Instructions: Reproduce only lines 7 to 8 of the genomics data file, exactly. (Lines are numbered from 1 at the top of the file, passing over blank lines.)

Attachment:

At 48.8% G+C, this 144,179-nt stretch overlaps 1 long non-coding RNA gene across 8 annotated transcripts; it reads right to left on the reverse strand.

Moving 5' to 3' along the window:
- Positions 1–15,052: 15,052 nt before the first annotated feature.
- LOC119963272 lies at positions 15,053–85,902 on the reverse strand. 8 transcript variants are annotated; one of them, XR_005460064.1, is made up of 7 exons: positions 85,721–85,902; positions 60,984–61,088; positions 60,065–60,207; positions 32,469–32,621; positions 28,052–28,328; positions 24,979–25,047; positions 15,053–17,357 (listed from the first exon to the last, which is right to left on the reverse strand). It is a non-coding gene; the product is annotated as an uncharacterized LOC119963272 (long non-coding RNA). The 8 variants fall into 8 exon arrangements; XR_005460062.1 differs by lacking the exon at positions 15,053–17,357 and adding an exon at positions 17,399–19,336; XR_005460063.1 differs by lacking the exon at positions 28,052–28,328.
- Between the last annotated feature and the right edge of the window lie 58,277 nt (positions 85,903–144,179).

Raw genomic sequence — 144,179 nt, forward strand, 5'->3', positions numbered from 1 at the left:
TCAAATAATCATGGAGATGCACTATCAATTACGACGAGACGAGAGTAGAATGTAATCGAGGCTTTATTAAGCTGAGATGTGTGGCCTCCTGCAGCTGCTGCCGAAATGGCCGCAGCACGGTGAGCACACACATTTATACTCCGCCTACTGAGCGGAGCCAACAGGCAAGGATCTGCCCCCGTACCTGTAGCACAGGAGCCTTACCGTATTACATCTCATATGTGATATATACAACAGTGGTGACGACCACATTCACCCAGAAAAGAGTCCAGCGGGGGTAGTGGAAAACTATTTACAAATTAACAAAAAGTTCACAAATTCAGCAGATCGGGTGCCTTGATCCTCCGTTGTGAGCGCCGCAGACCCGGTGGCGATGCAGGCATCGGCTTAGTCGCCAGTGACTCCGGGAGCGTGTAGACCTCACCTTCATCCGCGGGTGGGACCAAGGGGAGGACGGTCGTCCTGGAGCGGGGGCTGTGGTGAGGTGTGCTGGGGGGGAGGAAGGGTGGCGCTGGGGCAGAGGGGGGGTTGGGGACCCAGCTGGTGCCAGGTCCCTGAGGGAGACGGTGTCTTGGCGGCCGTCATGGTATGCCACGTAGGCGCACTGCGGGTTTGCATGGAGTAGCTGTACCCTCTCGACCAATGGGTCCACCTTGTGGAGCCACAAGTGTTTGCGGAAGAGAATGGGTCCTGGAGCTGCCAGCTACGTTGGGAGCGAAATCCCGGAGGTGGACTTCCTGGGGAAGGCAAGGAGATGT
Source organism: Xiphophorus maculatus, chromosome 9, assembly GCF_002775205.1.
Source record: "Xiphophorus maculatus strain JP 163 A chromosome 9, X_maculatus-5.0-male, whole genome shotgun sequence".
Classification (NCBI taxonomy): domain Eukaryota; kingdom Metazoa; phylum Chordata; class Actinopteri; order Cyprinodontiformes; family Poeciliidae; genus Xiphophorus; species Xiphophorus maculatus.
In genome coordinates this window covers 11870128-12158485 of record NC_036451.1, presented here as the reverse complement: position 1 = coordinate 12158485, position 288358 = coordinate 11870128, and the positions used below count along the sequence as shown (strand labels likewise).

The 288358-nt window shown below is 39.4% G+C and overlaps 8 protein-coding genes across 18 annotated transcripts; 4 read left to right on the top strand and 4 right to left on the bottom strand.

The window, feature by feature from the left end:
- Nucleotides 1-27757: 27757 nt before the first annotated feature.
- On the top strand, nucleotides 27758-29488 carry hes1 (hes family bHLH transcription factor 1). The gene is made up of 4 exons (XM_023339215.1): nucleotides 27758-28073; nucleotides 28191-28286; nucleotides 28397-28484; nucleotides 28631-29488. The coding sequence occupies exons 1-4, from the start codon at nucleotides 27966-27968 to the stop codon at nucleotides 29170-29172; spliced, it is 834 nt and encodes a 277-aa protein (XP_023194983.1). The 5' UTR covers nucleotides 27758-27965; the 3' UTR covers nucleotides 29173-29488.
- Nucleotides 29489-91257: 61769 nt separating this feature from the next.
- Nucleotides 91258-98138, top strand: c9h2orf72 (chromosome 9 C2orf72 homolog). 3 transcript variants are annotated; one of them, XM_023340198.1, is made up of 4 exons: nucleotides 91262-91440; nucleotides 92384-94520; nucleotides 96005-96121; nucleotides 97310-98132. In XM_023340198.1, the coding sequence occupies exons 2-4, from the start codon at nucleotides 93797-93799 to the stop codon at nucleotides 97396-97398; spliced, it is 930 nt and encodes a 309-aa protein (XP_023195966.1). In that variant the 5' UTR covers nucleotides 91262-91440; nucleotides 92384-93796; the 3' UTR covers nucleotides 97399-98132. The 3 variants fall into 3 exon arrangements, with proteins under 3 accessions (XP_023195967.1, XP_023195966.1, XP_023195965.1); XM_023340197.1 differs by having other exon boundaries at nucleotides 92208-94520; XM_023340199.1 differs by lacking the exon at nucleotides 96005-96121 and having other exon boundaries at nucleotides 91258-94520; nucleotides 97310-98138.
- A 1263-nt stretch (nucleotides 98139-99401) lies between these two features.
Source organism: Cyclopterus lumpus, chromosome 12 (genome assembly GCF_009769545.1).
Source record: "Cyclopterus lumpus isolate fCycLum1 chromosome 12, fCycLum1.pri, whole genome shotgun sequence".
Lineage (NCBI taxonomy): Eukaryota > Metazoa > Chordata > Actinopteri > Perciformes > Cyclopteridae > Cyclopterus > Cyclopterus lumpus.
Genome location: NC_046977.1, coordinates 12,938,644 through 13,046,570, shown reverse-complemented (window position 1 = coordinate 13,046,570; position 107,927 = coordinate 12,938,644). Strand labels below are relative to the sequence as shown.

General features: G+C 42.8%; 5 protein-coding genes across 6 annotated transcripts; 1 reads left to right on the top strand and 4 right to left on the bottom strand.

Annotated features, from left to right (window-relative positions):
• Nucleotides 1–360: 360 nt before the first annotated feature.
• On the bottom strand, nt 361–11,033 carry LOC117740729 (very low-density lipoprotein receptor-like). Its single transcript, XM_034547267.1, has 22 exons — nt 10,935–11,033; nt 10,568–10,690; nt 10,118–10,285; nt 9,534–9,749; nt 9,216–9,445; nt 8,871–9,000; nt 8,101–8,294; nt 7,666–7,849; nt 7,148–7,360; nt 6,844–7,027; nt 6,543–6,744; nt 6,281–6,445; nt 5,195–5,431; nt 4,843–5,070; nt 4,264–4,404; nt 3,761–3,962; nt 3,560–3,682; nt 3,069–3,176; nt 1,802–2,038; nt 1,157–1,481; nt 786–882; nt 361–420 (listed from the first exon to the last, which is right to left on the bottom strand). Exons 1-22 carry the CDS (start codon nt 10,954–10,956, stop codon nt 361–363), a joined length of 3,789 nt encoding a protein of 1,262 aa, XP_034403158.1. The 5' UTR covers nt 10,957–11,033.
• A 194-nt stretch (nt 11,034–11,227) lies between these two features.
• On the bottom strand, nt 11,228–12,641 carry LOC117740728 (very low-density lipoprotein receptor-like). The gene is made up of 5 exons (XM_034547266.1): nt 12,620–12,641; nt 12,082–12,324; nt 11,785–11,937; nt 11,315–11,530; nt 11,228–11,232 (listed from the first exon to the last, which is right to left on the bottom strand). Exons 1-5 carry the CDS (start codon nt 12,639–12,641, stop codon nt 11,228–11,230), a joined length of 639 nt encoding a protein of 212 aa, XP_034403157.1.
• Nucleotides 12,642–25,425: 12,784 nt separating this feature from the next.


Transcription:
TCAAATAATCATGGAGATGCACTATCAATTACGACGAGACGAGAGTAGAATGTAATCGAGGCTTTATTAAGCTGAGATGTGTGGCCTCCTGCAGCTGCTGCCGAAATGGCCGCAGCACGGTGAGCACACACATTTATACTCCGCCTACTGAGCGGAGCCAACAGGCAAGGATCTGCCCCCGTACCTGTAGCACAGGAGCCTTACCGTATTACATCTCATATGTGATATATACAACAGTGGTGACGACCACATTCACCCAGAAAAGAGTCCAGCGGGGGTAGTGGAAAACTATTTACAAATTAACAAAAAGTTCACAAATTCAGCAGATCGGGTGCCTTGATCCTCCGTTGTGAGCGCCGCAGACCCGGTGGCGATGCAGGCATCGGCTTAGTCGCCAGTGACTCCGGGAGCGTGTAGACCTCACCTTCATCCGCGGGTGGGACCAAGGGGAGGACGGTCGTCCTGGAGCGGGGGCTGTGGTGAGGTGTGCTGGGGGGGAGGAAGGGTGGCGCTGGGGCAGAGGGGGGGTTGGGGACCCAGCTGGTGCCAGGTCCCTGAGGGAGACGGTGTCTTGGCGGCCGTCATGGTATGCCACGTAGGCGCACTGCGGGTTTGCATGGAGTAGCTGTACCCTCTCGACCAATGGGTCCACCTTGTGGAGCCACAAGTGTTTGCGGAAGAGAATGGGTCCTGGAGCTGCCAGCTACGTTGGGAGCGAAATCCCGGAGGTGGACTTCCTGGGGAAGGCAAGGAGATGT
Source organism: Xiphophorus maculatus, chromosome 9, assembly GCF_002775205.1.